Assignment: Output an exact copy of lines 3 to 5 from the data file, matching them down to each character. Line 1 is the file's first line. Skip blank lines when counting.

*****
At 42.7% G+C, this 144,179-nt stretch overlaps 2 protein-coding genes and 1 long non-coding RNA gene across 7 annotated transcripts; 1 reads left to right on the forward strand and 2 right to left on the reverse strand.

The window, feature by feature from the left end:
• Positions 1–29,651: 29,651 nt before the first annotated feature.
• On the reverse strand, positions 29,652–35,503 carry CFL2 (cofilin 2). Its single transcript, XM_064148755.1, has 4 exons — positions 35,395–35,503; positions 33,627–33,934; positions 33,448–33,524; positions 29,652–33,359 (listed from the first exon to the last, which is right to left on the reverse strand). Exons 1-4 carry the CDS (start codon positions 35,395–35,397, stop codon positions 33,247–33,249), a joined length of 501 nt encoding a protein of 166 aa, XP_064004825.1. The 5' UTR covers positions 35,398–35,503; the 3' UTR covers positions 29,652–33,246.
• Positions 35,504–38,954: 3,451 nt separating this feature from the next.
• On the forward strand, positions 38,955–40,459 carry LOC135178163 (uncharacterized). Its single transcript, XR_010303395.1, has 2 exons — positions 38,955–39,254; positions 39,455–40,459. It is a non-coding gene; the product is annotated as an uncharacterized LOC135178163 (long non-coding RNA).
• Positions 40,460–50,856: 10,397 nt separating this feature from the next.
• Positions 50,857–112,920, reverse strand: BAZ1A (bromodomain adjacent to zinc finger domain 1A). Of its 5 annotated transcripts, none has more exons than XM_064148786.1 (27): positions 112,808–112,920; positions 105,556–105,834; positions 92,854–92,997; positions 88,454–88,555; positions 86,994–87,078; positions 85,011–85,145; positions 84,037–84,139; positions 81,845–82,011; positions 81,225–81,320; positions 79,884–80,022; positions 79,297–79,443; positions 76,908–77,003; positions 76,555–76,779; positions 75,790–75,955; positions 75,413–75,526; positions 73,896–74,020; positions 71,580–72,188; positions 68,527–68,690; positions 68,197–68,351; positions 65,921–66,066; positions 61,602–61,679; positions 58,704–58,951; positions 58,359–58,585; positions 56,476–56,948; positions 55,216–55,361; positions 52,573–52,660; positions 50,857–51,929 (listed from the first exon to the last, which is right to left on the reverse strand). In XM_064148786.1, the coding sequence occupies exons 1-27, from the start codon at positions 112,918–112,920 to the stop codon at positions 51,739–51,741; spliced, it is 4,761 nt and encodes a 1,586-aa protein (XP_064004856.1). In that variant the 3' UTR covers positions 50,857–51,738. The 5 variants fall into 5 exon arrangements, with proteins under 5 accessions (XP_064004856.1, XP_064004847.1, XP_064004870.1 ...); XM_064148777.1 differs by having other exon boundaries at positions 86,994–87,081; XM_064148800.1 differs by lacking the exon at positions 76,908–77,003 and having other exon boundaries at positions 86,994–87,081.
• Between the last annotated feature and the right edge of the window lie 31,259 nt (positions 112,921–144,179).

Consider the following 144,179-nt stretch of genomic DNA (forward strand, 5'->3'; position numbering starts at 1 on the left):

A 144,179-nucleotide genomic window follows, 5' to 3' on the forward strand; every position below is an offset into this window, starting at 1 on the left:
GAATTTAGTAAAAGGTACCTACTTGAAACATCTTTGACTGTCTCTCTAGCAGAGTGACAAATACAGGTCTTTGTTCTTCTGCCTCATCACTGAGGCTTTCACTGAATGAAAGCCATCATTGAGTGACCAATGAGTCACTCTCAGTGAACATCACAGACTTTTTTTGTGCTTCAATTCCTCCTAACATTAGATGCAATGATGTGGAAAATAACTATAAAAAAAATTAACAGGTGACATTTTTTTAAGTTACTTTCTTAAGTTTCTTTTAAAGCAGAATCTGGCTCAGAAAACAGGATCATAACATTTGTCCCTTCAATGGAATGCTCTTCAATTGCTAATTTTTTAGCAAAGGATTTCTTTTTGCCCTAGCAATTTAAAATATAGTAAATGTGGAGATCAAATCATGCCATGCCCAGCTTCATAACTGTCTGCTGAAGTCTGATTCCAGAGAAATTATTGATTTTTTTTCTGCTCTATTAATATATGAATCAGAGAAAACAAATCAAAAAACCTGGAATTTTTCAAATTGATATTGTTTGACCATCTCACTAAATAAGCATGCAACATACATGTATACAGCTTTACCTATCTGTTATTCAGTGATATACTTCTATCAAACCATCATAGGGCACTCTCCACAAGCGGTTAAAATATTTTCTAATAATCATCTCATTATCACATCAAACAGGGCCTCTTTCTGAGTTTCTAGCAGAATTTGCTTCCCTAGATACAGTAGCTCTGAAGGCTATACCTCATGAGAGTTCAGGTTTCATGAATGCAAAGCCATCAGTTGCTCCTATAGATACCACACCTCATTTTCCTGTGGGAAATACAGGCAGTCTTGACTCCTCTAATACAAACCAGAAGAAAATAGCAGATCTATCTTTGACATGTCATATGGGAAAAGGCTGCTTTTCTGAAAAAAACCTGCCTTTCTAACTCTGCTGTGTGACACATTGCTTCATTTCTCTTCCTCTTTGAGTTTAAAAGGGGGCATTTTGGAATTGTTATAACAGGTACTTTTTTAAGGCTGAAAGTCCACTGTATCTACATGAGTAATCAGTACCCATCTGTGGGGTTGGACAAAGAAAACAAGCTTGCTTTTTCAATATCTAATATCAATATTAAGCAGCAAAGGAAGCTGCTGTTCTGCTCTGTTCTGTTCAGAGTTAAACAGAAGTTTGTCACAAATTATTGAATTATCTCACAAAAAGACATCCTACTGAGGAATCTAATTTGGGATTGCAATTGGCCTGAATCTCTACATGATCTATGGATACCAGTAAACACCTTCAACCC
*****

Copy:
• Positions 1–29,651: 29,651 nt before the first annotated feature.
• On the reverse strand, positions 29,652–35,503 carry CFL2 (cofilin 2). Its single transcript, XM_064148755.1, has 4 exons — positions 35,395–35,503; positions 33,627–33,934; positions 33,448–33,524; positions 29,652–33,359 (listed from the first exon to the last, which is right to left on the reverse strand). Exons 1-4 carry the CDS (start codon positions 35,395–35,397, stop codon positions 33,247–33,249), a joined length of 501 nt encoding a protein of 166 aa, XP_064004825.1. The 5' UTR covers positions 35,398–35,503; the 3' UTR covers positions 29,652–33,246.
• Positions 35,504–38,954: 3,451 nt separating this feature from the next.